Different Follow-on Effects of Migration from China and India

Economic vs. political goals

By David North on April 22, 2019

China and India are the second largest and the fourth largest suppliers of migrants to the United States, respectively; they are both heavily populated, adjacent Asian nations, but the follow-on aspects of these two migratory streams are quite different. (Mexico is the largest supplier of immigrants, and Cuba is the third; the ranking is for green cards issued in FY 2017.)

Let's start with the measures of four different migration flows: the number of new green cards issued in the most recent year for which numbers are available, the size of the foreign student population during the 2017-2018 academic year, the number of alien alumni remaining in this country under the U.S. government-subsidized Optional Practical Training program, and the number of H-1B workers (often former OPTs). These are different measures of different aspects of migration and come from different sources, so they are not precisely comparable with one another:

  China India
New Green Cards Issued, FY 20171 71,565 60,394
Foreign Students as recorded by "Open Doors"
Academic Year 2017-20182
363,341 196,271
OPT Workers (F-1 Alumni) 2004-20163 313,500 441,400
Approved petitions for H-1B workers, FY 20174 34,477 276,423

1 2017 Yearbook of Immigration Statistics, Department of Homeland Security,
last published April 9, 2019, Table 3.
2 "Open Doors", Institute for International Education, November 13, 2018.
3 Neil G. Ruiz and Abby Budiman, "Number of Foreign College
Students Staying and Working in the U.S. After Graduation Surges"
, Pew
Charitable Trust, May 10, 2018.
4 "Characteristics of H-1B Specialty Occupation Workers, FY 2017 Annual
Report to Congress"
, USCIS, April 9, 2018, Section 3.2.

What stands out among those numbers is this: There are more Chinese students in this country at any one time than Indian ones, but a much larger proportion of the Indians stay in the United States after graduation. An alien must be a student at, or more likely a graduate of, an American educational institution to qualify for the OPT program. Generally, many of the Chinese students study here and then return; a much smaller proportion of the Indian students do the same.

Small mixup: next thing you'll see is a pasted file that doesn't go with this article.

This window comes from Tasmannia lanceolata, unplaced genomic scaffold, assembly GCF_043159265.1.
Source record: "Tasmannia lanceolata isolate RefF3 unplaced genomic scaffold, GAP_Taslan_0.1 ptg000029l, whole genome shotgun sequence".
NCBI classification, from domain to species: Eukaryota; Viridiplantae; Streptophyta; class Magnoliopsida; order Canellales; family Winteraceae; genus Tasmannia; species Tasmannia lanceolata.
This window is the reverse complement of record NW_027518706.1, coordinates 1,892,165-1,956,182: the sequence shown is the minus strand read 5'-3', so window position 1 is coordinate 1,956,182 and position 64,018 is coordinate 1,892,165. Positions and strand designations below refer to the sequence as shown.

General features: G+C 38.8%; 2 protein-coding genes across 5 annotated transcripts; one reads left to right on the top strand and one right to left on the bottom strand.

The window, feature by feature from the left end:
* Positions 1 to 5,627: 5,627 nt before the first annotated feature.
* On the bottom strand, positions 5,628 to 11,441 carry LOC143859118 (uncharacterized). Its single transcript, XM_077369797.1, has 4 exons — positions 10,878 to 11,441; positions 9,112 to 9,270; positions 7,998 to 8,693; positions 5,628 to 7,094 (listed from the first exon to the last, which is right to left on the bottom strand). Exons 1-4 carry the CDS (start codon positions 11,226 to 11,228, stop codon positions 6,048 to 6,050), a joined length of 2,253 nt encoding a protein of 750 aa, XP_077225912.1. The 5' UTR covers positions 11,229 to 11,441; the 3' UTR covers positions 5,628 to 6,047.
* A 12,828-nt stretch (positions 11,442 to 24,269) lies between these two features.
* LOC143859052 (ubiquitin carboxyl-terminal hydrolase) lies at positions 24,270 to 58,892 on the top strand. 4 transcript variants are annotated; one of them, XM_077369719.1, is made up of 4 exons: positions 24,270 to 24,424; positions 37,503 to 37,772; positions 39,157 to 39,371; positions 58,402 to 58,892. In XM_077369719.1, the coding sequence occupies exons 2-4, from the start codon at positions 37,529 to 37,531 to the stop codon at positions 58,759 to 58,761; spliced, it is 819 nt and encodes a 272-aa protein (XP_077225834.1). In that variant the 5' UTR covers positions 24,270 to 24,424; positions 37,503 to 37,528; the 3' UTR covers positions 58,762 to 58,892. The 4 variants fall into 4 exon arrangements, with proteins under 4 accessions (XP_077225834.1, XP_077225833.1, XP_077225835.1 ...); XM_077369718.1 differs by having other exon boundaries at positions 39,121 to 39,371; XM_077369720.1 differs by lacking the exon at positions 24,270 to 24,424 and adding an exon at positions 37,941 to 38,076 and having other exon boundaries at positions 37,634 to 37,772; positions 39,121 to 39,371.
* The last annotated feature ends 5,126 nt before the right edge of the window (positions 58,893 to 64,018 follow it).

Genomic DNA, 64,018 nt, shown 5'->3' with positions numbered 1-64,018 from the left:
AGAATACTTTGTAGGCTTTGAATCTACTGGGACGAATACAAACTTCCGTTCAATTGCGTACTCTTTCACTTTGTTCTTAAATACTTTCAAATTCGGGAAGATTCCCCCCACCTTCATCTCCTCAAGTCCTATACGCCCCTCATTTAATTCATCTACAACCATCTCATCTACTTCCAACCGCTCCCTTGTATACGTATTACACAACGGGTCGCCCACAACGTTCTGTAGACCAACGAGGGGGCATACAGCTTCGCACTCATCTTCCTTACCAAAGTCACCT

Two other follow-on effects relate to what those two nations do in connection with these flows.

In broad strokes, India, through the Indian outsourcing companies, seeks to keep as many of its former students in the American economy as possible, in roles that — among other things — provide substantial profits to Indian companies. There is nothing comparable in other nations to the major roles in our economy played by such India-oriented firms as Infosys, Tata, and Cognizant — prime employers of H-1B workers. These firms not only prefer H-1B workers to U.S. workers, they hire something on the order of 97 percent to 99 percent of their H-1B workers from India, with a particular emphasis on young, male workers from the south of that country, as we have reported previously.

The big difference between the OPT and the H-1B data may well be caused by the large role played in the H-1B program by the Indian outsourcing companies; the latter recruit in India as well as among Indian graduates of U.S. universities.

Meanwhile, the Chinese government, far more than the Indian one, seeks to make sure that the political objectives of its government are enhanced by the Mainland-supported Confucius Institutes, which have been planted on scores of college campuses, and are the subject of a recently released report by the U.S. Senate's Permanent Subcommittee on Investigations.

The staff report to the subcommittee noted that these institutes have been funded by the Chinese government to the extent of $158 million since 2006, that the arrangements with the host universities often demand that the institutes operate under Chinese law, as well as U.S. law, and that our universities can be punished financially if they close these places.

According to the report:

Confucius Institutes' soft power encourages complacency towards China's pervasive, long-term initiatives against both government critics at home and businesses and academic institutions abroad.

Another objective of these Confucius Institutes is to keep the Chinese students' thinking in line with that of Beijing.

The report also dings the program for an interesting immigration law violation; many of the J-1 workers who staff these program secure visas on the grounds of research; in some cases, the beneficiaries were found to be teaching, not conducting research, and were told to leave the country.

To some extent then, India seeks to reach economic goals through its expatriates, while China attempts to keep its overseas students from wandering too far from the appropriate political path.